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Diablo 4 Makes Couch Co-op Even Better Than Ever

Diablo 4 co-op

Come June, Diablo 4 is going to be a major problem for us.

Between us, myself and fellow Diablo Resource editor Rich have sank hundreds of hours into Diablo. Thousands, most likely, if you count all the time he sank into the original Diablo and Diablo 2 long before we met. Diablo 3 launched not long after we started dating, and so much of our early life as a couple was spent spinning around Sanctuary as a pair of whirlwind-focused Barbarians. Indeed, over the last decade we’ve revisited it numerous times across numerous platforms, casting spells as Wizards, commanding an animal army as a Witch Doctor and generally flattening anything that crossed our path as a Crusader.

Of course, a fair bit of time was lost to Diablo 2 Resurrected, but that’s not going to be a patch on how much time we’re going to sink into Diablo 4 when it launches on 6th June. This might just be the best Diablo has ever been – especially if you like to play in couch co-op.

Blizzard has returned the game to its dark, dark roots, and its newly open world has terror and despair waiting for you around every corner. The openness of the map takes some getting used to but it eventually makes playing feel much more fluid: you’ll come across side quests or small dungeons to explore, which may take you off in a completely different direction, before returning to the main quest at hand. It doesn’t matter. As long as there are enemies to be killed and loot to find along the way, we’ll gladly trek in any direction.

Diablo IV couch co-op

We’d hoped that Blizzard would take the best things of Diablo 2 and Diablo 3 and merge them and, based on our first exploits with Diablo 4, that’s exactly what it feels like. As someone who has logged most time with 3Diablo 4 feels welcoming and familiar. But a new character skill tree and more variation between character classes (not to mention new customisation options) gives us the impression there’ll be more scope than ever for building unique and powerful characters.

Related: Diablo Games and Expansions Ranked From Worst to Best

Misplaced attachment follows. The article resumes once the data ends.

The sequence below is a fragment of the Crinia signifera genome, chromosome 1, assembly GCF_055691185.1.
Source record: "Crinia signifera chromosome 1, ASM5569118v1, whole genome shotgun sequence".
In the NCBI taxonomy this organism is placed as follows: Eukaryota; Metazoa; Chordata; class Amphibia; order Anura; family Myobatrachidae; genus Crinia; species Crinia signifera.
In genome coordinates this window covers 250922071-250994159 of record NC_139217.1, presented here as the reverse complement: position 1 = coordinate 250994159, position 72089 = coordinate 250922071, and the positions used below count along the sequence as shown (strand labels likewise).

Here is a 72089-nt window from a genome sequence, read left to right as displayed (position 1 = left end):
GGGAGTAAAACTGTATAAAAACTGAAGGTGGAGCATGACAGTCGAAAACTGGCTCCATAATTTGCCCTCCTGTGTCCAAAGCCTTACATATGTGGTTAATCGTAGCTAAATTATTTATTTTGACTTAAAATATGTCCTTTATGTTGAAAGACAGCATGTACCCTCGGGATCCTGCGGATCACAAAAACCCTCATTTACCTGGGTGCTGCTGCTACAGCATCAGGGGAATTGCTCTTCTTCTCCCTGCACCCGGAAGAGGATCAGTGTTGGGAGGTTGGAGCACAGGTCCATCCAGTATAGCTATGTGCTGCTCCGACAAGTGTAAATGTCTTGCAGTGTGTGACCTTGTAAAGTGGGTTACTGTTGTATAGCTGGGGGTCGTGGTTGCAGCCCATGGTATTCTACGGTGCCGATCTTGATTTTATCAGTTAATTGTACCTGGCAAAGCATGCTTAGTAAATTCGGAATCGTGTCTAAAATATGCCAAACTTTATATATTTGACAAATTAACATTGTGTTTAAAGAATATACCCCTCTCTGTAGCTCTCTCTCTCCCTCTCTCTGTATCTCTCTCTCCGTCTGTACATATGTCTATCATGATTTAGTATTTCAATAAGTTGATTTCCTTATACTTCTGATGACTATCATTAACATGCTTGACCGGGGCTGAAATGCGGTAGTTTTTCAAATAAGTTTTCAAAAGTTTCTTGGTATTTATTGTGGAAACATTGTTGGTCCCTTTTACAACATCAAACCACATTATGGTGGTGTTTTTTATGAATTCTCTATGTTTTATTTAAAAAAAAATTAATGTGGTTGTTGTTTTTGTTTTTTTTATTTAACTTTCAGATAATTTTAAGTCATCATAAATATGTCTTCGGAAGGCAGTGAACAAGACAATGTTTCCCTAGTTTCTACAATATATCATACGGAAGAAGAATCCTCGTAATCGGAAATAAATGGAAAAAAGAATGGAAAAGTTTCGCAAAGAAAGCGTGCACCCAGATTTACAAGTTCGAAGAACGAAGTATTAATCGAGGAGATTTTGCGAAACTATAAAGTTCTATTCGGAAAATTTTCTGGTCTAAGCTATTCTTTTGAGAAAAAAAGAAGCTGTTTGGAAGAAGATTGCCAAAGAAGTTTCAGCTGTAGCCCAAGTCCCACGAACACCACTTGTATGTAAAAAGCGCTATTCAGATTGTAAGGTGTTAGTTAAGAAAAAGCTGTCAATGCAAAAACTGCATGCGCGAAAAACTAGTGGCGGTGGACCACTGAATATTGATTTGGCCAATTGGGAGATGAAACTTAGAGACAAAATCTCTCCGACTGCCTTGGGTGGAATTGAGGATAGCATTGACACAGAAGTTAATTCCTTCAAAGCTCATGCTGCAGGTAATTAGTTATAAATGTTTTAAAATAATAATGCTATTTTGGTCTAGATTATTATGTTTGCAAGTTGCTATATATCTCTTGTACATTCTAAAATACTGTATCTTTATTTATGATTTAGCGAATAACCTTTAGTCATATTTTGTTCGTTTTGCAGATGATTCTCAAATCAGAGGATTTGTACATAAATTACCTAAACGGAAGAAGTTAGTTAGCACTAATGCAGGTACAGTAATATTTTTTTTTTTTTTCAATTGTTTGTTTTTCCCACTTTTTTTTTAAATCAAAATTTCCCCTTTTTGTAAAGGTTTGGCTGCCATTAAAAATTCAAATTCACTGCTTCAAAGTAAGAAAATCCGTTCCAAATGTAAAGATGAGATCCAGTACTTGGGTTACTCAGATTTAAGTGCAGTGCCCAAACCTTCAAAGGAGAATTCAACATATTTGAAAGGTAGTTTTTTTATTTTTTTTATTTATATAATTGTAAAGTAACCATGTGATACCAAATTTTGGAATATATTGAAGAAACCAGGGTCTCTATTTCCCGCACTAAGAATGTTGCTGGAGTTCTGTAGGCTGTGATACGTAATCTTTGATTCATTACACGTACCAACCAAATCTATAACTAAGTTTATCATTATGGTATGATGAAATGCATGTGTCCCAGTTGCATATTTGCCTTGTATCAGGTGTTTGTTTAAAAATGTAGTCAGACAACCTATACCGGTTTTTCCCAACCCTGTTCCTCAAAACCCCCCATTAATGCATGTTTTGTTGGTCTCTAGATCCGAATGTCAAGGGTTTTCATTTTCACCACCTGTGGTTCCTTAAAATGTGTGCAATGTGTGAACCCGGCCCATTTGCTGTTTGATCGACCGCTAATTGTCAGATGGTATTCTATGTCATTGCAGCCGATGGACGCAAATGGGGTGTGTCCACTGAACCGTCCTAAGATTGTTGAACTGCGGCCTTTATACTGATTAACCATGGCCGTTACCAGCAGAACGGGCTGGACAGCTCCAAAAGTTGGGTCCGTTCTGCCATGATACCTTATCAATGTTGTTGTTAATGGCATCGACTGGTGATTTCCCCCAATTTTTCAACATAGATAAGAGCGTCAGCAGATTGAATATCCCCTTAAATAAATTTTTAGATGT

We had a couple of network hiccups playing Diablo 4 in local co-op, as you still have to be online to play. But that’s to be expected in an early beta experience. They were far and few between, though, and the experience still remained smoother than any Diablo wannabe game we’ve played in recent years. Exploring this world together, much more detailed than any other Diablo world that came before it, feels truly joyous: we’ve only scraped the surface of the campaign, getting up to level 20 with our characters – a Sorceress and a Rogue – but we’ve already signed away our summer to this new and improved world of Sanctuary.

As always, you’ll explore the world together, on a shared screen if you’re playing in local co-op. You’ll want to work together, taking out the same enemies and offering each other back-up where possible – it’s rarely necessary when taking out regular grunts, but Diablo 4‘s bosses put up a surprisingly tough fight, and so you might benefit from a bit of team strategy, particularly if you’re playing with classes that complement each other. For us, a mixture of ranged and melee attacks worked well: the Sorceress was able to deal damage from afar, and the Rogue could opt for ranged or toe-to-toe combat based on the situation.

So far so good, then, but the one thing that truly made us whoop for joy while playing Diablo 4 in co-op was jumping into the inventory screen. Many an hour has been lost in Diablo 3, watching the other person play around with their gear and stats. No longer is that a problem: the character screen has been tweaked to fit neatly and perfectly on one half of the screen. You can both sort out your inventory and skills at the same time. Or one player can continue wandering around while the other does their Diablo admin. Be careful, though: since you’re unable to stray too far from each other, the player fiddling in their inventory will continually warp to the other player’s location, which could potentially put them in danger.

Diablo IV couch co-op

It’s such a small change, but one that makes Diablo 4 in couch co-op more appealing than ever. Taking it in turns to sell or salvage items is a thing of the past, too, as merchant menus have also been condensed to fit perfectly on one half of the screen. It streamlines the experience, and you can forget about twiddling your thumbs while your partner faffs  around. A huge win if, like us, one player is way more into stats and optimisation than the other.

Ultimately, our time with the game so far has exceeded our expectations and left us absolutely hungry for more. June cannot come fast enough.

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